The Formality of Pork Chops

Some girls commit carbicides. But I prefer to cook pork chops after the end of a relationship, no matter how brief, short, natal or ‘unborn’ it may be.

Things are usually fairly stable but due to a twisted fate, I have faced the ending of not one, not two, but THREE romances in a matter of the past five months. I must have outdone myself this time around.  At this point, a set of protocols that are associated with “The End” have already been established. These rituals are usually three-fold, and of course all of them involve self-pampering.

Self-pampering is the key. This summer, for instance, the very day my three-year long relationship ended, I cut my hair short, had my nails done, and received a facial treatment. Or last month, I got myself two purple dresses from Brickdale.

But purple dresses and pretty nails aren’t enough. The second part involves a little more fulfilling experience, which usually means indulging myself in things I have always wanted to do but never had a chance, such as traveling to another town, painting or reading an extra-curricular book despite encroaching deadlines.

Finally, pork chops. Yesterday was one of those days I had to make my pork chops. Since the Eco-House has slaughtered a whole pig and kept it in the deep-freezer, pork chops are the easy, readily-available choice. I went to my morning classes, sat on the Chamber lawn to think, and came back home for the meal. There is something inherently therapeutic about kitchens. The comforting touch of the wooden cutting board. The yellow flowers on the windowsill. Above all, the sense of action and accomplishment after a successful meal. It’s a perfect closure activity.

Enjoying a dish of meaty pork chops is probably not what most girls do after an emotionally-disrupting experience. A high intake of sugar or binge-eating junk food, also known as, “carbicide” is usually the case. It’s also arguably a uniquely American phenomenon. The concept of “self-harm” is foreign enough to me, but “self-harm through food”? How is that even possible?

It makes sense once you consider the backdrop of Farm-Bill-infested American industrial food culture, where cheaper food contains more calories and less nutrition. Regarding food as something pathological, instead of pleasurable, comes with self-pity and guilt. But I feel neither self-pity nor guilt from break-ups – especially not self-pity.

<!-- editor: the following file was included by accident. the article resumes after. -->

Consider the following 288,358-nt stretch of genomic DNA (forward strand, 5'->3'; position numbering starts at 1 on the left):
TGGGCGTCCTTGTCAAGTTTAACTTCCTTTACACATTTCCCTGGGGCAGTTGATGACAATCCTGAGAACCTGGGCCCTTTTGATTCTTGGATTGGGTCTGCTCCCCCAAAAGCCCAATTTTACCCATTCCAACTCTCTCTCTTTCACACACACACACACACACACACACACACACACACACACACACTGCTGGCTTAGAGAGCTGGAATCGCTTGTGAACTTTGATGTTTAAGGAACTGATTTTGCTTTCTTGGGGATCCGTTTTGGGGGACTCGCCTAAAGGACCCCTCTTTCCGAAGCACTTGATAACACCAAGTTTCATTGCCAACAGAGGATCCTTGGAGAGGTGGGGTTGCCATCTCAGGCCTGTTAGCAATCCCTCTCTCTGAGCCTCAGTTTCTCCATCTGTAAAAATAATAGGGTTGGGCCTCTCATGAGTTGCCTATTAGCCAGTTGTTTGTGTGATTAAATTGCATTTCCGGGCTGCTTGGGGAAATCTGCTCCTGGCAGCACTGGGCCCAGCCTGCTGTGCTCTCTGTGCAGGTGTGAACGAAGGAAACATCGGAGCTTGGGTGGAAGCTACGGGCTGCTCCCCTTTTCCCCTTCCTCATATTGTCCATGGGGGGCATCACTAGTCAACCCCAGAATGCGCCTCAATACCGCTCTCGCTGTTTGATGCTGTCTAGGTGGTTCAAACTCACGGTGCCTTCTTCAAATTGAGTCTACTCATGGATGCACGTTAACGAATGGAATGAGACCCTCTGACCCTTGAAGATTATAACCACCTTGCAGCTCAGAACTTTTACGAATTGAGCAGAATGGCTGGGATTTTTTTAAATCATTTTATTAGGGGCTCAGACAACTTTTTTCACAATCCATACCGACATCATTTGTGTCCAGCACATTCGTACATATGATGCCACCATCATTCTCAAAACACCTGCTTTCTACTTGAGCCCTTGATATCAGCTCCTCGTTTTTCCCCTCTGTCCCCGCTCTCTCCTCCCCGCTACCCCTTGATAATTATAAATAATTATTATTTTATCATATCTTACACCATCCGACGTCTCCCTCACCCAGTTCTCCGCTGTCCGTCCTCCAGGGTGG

Being on the “attached” end of a failing romance doesn’t scare me. In fact, I am only scared of “what-could-have-beens.” At one point along the interactions, after conceiving a blurry notion of a contested future, I hang on to this work of imagination, until one day, like yesterday, I realize that the road doesn’t lead there. This moment of realization…the sense of certainty, and the knowledge that I won’t be missing out anything calms me down.

This ultra-utilitarian, pragmatic approach does serve me well. The feelings are still there – it’s not necessarily love – and they may incrementally be gone. But the fact that I can never “capitalize” on these emotions stop me from taking any substantive action and before I know, I have already moved on. Thank you pork chops.

2 pork chops
1.5 tsp salt
1 tsp paprika
1 tsp chilli powder
Some buttermilk

Apply the spices over the pork chops. Preheat the oven to 350. Place the pork chops and bake them for an hour. Right before they are done, take them out of the oven and fry them on a pan with buttermilk.

One thought on “The Formality of Pork Chops

  1. Pingback: Hpaan Retreating | A YANGON WOMAN

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